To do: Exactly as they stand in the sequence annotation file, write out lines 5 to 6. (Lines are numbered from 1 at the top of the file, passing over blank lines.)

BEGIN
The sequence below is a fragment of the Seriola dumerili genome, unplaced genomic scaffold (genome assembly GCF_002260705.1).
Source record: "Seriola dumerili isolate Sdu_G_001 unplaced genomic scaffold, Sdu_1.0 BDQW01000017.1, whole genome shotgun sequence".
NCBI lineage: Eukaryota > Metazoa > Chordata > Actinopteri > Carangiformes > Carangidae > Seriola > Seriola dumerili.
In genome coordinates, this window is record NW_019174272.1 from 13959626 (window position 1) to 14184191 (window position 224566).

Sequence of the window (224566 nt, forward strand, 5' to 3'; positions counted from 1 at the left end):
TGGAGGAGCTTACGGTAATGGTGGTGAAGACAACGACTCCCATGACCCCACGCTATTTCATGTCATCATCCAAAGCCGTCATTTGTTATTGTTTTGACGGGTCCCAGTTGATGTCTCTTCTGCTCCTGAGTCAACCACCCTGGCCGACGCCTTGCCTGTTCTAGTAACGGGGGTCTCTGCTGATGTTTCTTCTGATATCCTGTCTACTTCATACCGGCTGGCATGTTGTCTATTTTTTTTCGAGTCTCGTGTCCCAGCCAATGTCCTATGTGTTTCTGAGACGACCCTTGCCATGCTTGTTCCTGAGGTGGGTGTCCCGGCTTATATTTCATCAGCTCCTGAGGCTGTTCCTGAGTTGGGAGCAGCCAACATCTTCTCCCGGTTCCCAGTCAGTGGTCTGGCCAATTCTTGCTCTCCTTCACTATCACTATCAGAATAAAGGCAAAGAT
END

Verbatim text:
Sequence of the window (224566 nt, forward strand, 5' to 3'; positions counted from 1 at the left end):
TGGAGGAGCTTACGGTAATGGTGGTGAAGACAACGACTCCCATGACCCCACGCTATTTCATGTCATCATCCAAAGCCGTCATTTGTTATTGTTTTGACGGGTCCCAGTTGATGTCTCTTCTGCTCCTGAGTCAACCACCCTGGCCGACGCCTTGCCTGTTCTAGTAACGGGGGTCTCTGCTGATGTTTCTTCTGATATCCTGTCTACTTCATACCGGCTGGCATGTTGTCTATTTTTTTTCGAGTCTCGTGTCCCAGCCAATGTCCTATGTGTTTCTGAGACGACCCTTGCCATGCTTGTTCCTGAGGTGGGTGTCCCGGCTTATATTTCATCAGCTCCTGAGGCTGTTCCTGAGTTGGGAGCAGCCAACATCTTCTCCCGGTTCCCAGTCAGTGGTCTGGCCAATTCTTGCTCTCCTTCACTATCACTATCAGAATAAAGGCAAAGAT